This morning I found out that my senior thesis advisor, Arthur Lo, passed away nearly two months ago. This came on the heels of a Facebook chat with a good friend who similarly found out her favorite professor and advisor died recently. Perhaps it’s a sign that we’re in that sandwich phase of adulthood, tending to our own children and hoping to pass on some of the wisdom and insight handed to us by those we now miss.
Professor Lo was old school before it was fashionable. He was practical, direct, challenging and most of all, approachable. He knew how things worked in the real world. At a time when the personal computer was just entering the market and the Macintosh hadn’t yet been released, he carried a tremendous passion for the boundary of the analog and digital domains, probably sensing that digital design would reshape our daily lives. He worked on very early transistor applications at RCA across Route 1 from Princeton, and eventually was a leader in early digital design as well. Professor Lo somehow knew that the world of ones and zeros would always be captive to underlying LaPlace transforms, parasitic capacitance, and path-length race conditions. Every time my iPhone vomits between cells or finding a wireless network, I’m reminded of Professor Lo’s insistence that we pay attention to the analog world. We are inherently analog beings with analog senses, and the physics that holds the universe together is equally and entirely non-digital. Apologies to Vernor Vinge and others anticipating a singularity, but Professor Lo knew his stuff.
His accented English made him pronounce things like “register full” as “register foo”, which was only funny because “foo” and “bar” were entering our vernacular at the same time as generics for “I need a variable name” or “Whatever we’re going to call that file.” We were never laughing at him, only with him as he managed to make an introductory circuit course mildly amusing. My lab partner in that course is part owner of a sports team and I work for a software company, so we weren’t the ideal EE students either.
But as his student, I listened intently and filed things away, because what he taught me was the foundation for nearly everything I later explored in the areas of device drivers, networking and performance. Neal Nuckolls, who was responsible for much of the early fast networking code in Sun’s operating system, once said that “you have to understand how something works before you can improve it.” To this day, that’s one of my basic rules of work, and it regularly reminds me of Professor Lo.
My favorite interaction with him happened one weekend just before Thanksgiving, when I was deep into thesis research. Theoretically, I was deep into thesis research in building a high-speed ECL circuit, requiring me to learn more about signal propagation than I knew was possible. What I was really doing involved job interviews, parties, and some incidents I talk about only rarely. During our required advisor-student meeting, Professor Lo asked me to explain what I’d learned so far about how high-speed digital signals move in long circuit board traces. The underlying electrical engineering is the science of transmission lines – the same physics that describes electricity coming into your house through the power grid, getting a clean cable signal or how copper phone lines manage to remain echo free even though they run for miles between your home and the central switching office.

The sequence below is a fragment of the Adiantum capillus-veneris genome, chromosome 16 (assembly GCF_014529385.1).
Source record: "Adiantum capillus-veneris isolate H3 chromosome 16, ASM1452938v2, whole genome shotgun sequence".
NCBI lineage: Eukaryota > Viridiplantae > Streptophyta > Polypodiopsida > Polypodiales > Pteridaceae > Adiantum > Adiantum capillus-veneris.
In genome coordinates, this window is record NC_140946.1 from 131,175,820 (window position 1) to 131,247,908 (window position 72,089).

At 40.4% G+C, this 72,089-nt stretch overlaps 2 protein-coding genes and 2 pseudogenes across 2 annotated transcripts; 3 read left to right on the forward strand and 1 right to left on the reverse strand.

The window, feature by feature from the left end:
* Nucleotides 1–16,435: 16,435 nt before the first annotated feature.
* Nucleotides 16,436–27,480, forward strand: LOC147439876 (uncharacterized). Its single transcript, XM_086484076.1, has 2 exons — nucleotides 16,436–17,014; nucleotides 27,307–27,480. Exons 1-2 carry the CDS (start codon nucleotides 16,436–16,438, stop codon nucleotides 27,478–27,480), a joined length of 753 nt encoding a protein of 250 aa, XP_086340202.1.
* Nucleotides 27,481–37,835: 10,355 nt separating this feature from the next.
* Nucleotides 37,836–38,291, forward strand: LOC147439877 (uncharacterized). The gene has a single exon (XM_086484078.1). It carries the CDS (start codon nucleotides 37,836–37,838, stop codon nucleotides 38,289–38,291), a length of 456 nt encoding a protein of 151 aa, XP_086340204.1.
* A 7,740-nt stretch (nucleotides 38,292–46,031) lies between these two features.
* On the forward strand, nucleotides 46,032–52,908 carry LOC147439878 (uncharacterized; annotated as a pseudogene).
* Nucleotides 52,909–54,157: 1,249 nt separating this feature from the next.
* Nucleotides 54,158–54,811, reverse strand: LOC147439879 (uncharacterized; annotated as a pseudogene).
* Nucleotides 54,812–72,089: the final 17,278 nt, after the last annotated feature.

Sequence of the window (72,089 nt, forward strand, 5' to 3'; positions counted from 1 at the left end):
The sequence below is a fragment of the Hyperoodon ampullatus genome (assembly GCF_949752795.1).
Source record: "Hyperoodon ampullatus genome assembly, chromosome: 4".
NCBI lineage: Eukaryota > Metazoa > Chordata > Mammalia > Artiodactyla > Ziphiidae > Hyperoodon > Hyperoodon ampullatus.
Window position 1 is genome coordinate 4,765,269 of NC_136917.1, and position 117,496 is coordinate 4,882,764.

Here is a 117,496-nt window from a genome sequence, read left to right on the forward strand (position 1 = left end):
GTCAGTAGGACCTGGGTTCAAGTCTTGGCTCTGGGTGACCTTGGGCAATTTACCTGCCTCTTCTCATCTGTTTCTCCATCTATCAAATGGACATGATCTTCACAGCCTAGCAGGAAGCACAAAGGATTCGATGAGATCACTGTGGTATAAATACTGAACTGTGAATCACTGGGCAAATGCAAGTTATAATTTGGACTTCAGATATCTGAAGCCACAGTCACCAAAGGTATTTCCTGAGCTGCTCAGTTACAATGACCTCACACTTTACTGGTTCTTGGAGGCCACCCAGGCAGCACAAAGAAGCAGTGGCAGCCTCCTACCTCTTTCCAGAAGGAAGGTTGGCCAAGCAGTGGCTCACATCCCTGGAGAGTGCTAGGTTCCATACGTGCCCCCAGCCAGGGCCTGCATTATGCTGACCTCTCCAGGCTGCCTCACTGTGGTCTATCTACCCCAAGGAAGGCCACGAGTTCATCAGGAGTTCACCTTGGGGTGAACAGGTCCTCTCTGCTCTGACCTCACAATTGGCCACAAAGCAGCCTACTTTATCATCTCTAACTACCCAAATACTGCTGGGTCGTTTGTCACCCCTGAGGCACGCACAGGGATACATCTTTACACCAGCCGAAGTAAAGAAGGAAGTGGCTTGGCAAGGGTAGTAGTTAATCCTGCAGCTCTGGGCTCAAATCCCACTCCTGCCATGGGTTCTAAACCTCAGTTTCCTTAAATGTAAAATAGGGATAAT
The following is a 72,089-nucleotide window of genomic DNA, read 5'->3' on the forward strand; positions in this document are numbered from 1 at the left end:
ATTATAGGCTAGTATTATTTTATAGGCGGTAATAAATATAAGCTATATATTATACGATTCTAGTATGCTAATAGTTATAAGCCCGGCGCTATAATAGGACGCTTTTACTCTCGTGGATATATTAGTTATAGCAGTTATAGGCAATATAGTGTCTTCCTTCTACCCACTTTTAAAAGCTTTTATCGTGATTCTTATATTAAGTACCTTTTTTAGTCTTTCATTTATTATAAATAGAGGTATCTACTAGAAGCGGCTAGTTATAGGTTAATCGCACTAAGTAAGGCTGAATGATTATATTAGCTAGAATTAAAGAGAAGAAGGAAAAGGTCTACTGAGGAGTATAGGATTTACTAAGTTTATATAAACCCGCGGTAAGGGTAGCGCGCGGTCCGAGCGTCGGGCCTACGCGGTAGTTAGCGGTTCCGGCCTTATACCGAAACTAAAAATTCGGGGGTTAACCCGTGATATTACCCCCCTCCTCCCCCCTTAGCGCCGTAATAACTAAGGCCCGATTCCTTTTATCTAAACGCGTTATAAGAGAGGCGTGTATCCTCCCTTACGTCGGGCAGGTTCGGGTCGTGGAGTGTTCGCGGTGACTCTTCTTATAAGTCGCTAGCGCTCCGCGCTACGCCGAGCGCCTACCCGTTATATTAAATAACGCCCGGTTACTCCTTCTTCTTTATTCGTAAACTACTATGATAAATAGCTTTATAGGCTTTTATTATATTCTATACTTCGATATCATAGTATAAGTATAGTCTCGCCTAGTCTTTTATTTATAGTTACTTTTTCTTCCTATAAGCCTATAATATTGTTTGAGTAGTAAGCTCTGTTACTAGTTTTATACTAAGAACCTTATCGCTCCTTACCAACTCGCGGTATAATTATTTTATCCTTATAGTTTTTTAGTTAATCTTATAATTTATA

Back to my explanation of transmission lines. It wasn’t very good, and that’s heavily discounting for the fact that I was explaining it to a guy who really had done this for a living. What I remember and what Professor Lo probably said diverge; he was polite, proper and respectful beyond all reproach. But as I stumbled through a drawing of an echo signal bouncing off a non-terminated signal trace, I thought I heard Professor Lo say “Stern, you don’t know jack shit about transmission lines. Read these.” At which point I was handed a few sturdy EE texts about transmission line theory and echo suppression. They were accepted with a smile, and genuine gratitude for his incredible patience and tolerance for what was really a waste of his time that he turned into a teaching opportunity. I’m pretty sure he never used vulgar language, at all, even when students like me deserved it, and although I never figured out what he really said, his tone of voice and seriousness made me attack my thesis work with vigor. Another case of real world physics snapping me right back to reality. I’ve told the story to many family members, and when I get in trouble in the kitchen, it’s usually followed with “Stern, you don’t know jack shit” as a gentle reminder of who is really in charge. I never expected it to be a long-lasting tribute to a great teacher.
I read those insanely dense tomes over Thanksgiving break, and did my best to make up for lost time. My required interest in transmission lines turned into a fascination with 10baseT (thinnet) ethernet, which of course was (when done correctly) a transmission line with stubs. That led into NFS network design, which became the basis for Managing NFS & NIS. Anyone who read to the end of the first edition and was wondering why there was a short chapter on transmission lines and termination techniques should tip the propeller hat, with much respect, to Professor Lo’s memory. I do so regularly, and am thankful for his ability to admonish us to understand the way things work, at the most basic level, because that’s where the real, analog world happens.
It’s sad that he’s no longer here with us.
[Update, February 11, 2012: The director of David Sarnoff Labs left a thoughtful comment about Arthur Lo here]